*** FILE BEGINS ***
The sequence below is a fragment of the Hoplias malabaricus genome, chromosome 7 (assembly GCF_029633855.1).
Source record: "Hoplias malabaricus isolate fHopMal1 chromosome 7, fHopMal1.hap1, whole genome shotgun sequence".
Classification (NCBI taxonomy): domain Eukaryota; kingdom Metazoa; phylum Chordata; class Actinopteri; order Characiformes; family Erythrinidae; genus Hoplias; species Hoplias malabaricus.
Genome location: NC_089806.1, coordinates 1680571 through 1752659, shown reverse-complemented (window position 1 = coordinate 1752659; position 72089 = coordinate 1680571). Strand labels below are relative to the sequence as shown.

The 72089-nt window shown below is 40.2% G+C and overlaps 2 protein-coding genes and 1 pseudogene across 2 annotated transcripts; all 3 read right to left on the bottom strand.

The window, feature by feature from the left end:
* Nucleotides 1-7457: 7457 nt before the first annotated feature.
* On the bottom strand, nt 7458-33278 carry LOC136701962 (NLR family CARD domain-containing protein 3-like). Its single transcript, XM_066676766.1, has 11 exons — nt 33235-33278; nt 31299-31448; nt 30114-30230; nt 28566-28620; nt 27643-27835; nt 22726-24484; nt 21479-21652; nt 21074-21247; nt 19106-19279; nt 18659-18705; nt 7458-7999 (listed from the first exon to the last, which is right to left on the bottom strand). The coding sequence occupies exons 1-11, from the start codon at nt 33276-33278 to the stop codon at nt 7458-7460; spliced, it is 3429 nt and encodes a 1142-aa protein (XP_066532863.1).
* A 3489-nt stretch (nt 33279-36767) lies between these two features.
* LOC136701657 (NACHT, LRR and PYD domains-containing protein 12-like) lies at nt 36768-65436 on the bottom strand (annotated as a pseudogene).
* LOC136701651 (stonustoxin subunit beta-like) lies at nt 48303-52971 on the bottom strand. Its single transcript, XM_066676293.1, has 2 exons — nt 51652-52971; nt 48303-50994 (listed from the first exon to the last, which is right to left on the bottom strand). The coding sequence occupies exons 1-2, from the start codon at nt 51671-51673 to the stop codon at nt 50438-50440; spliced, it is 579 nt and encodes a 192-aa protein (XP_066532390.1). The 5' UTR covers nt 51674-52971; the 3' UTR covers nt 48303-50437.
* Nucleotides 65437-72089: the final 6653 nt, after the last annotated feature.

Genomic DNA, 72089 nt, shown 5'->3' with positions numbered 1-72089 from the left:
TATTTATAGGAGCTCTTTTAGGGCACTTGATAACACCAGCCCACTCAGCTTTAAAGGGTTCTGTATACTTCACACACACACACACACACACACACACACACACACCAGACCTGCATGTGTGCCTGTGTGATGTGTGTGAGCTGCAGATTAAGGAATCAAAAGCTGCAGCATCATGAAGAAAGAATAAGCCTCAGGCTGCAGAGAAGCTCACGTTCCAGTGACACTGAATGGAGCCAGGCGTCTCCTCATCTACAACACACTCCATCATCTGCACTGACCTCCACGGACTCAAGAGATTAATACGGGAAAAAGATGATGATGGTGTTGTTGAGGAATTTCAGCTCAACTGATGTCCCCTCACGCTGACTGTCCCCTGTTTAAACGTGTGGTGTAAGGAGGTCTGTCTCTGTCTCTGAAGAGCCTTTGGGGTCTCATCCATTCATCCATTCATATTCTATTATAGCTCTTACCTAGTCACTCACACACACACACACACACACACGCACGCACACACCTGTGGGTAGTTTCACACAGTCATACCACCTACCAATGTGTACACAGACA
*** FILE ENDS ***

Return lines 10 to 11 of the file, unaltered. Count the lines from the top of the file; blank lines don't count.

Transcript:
* LOC136701657 (NACHT, LRR and PYD domains-containing protein 12-like) lies at nt 36768-65436 on the bottom strand (annotated as a pseudogene).
* LOC136701651 (stonustoxin subunit beta-like) lies at nt 48303-52971 on the bottom strand. Its single transcript, XM_066676293.1, has 2 exons — nt 51652-52971; nt 48303-50994 (listed from the first exon to the last, which is right to left on the bottom strand). The coding sequence occupies exons 1-2, from the start codon at nt 51671-51673 to the stop codon at nt 50438-50440; spliced, it is 579 nt and encodes a 192-aa protein (XP_066532390.1). The 5' UTR covers nt 51674-52971; the 3' UTR covers nt 48303-50437.